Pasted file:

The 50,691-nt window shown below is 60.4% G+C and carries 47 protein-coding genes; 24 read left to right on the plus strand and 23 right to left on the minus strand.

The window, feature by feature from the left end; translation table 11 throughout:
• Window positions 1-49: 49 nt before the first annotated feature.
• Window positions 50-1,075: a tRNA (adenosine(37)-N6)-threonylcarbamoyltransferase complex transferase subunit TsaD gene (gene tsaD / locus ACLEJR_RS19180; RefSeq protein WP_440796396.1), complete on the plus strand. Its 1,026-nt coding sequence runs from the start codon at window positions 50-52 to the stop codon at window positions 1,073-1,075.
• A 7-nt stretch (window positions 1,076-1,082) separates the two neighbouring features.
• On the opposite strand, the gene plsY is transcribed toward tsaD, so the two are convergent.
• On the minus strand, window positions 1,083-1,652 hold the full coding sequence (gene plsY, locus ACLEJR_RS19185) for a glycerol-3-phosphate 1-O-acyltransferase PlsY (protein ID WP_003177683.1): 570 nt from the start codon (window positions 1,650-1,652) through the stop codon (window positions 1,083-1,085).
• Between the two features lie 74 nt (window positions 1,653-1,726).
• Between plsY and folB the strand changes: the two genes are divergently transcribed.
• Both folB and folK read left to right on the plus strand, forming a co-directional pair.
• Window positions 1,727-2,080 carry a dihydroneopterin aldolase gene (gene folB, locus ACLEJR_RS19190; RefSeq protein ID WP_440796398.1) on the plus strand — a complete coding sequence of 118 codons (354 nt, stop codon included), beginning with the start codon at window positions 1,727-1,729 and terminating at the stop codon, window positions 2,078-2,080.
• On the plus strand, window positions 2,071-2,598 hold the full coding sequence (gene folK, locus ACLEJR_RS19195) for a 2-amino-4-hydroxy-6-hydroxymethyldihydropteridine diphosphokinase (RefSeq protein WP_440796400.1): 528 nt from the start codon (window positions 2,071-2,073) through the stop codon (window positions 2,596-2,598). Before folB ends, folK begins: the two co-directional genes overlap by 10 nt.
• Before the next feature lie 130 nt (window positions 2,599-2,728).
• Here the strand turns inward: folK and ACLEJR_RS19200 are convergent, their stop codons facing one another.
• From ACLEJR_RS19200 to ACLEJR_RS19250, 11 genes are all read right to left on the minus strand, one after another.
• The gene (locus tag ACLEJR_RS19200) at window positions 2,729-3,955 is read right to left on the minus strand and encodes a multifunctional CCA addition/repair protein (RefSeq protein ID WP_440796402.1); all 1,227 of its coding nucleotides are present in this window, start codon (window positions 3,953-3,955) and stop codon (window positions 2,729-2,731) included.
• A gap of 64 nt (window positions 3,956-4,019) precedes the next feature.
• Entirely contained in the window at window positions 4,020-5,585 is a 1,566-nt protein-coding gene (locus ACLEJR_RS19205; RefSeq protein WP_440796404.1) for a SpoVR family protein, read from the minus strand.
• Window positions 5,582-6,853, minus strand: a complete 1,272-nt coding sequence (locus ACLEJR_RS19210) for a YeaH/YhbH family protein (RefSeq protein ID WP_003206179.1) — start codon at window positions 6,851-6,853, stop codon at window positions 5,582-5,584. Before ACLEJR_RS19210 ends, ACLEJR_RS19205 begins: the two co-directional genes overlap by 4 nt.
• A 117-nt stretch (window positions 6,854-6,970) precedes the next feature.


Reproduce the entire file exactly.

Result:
The 50,691-nt window shown below is 60.4% G+C and carries 47 protein-coding genes; 24 read left to right on the plus strand and 23 right to left on the minus strand.

The window, feature by feature from the left end; translation table 11 throughout:
• Window positions 1-49: 49 nt before the first annotated feature.
• Window positions 50-1,075: a tRNA (adenosine(37)-N6)-threonylcarbamoyltransferase complex transferase subunit TsaD gene (gene tsaD / locus ACLEJR_RS19180; RefSeq protein WP_440796396.1), complete on the plus strand. Its 1,026-nt coding sequence runs from the start codon at window positions 50-52 to the stop codon at window positions 1,073-1,075.
• A 7-nt stretch (window positions 1,076-1,082) separates the two neighbouring features.
• On the opposite strand, the gene plsY is transcribed toward tsaD, so the two are convergent.
• On the minus strand, window positions 1,083-1,652 hold the full coding sequence (gene plsY, locus ACLEJR_RS19185) for a glycerol-3-phosphate 1-O-acyltransferase PlsY (protein ID WP_003177683.1): 570 nt from the start codon (window positions 1,650-1,652) through the stop codon (window positions 1,083-1,085).
• Between the two features lie 74 nt (window positions 1,653-1,726).
• Between plsY and folB the strand changes: the two genes are divergently transcribed.
• Both folB and folK read left to right on the plus strand, forming a co-directional pair.
• Window positions 1,727-2,080 carry a dihydroneopterin aldolase gene (gene folB, locus ACLEJR_RS19190; RefSeq protein ID WP_440796398.1) on the plus strand — a complete coding sequence of 118 codons (354 nt, stop codon included), beginning with the start codon at window positions 1,727-1,729 and terminating at the stop codon, window positions 2,078-2,080.
• On the plus strand, window positions 2,071-2,598 hold the full coding sequence (gene folK, locus ACLEJR_RS19195) for a 2-amino-4-hydroxy-6-hydroxymethyldihydropteridine diphosphokinase (RefSeq protein WP_440796400.1): 528 nt from the start codon (window positions 2,071-2,073) through the stop codon (window positions 2,596-2,598). Before folB ends, folK begins: the two co-directional genes overlap by 10 nt.
• Before the next feature lie 130 nt (window positions 2,599-2,728).
• Here the strand turns inward: folK and ACLEJR_RS19200 are convergent, their stop codons facing one another.
• From ACLEJR_RS19200 to ACLEJR_RS19250, 11 genes are all read right to left on the minus strand, one after another.
• The gene (locus tag ACLEJR_RS19200) at window positions 2,729-3,955 is read right to left on the minus strand and encodes a multifunctional CCA addition/repair protein (RefSeq protein ID WP_440796402.1); all 1,227 of its coding nucleotides are present in this window, start codon (window positions 3,953-3,955) and stop codon (window positions 2,729-2,731) included.
• A gap of 64 nt (window positions 3,956-4,019) precedes the next feature.
• Entirely contained in the window at window positions 4,020-5,585 is a 1,566-nt protein-coding gene (locus ACLEJR_RS19205; RefSeq protein WP_440796404.1) for a SpoVR family protein, read from the minus strand.
• Window positions 5,582-6,853, minus strand: a complete 1,272-nt coding sequence (locus ACLEJR_RS19210) for a YeaH/YhbH family protein (RefSeq protein ID WP_003206179.1) — start codon at window positions 6,851-6,853, stop codon at window positions 5,582-5,584. Before ACLEJR_RS19210 ends, ACLEJR_RS19205 begins: the two co-directional genes overlap by 4 nt.
• A 117-nt stretch (window positions 6,854-6,970) precedes the next feature.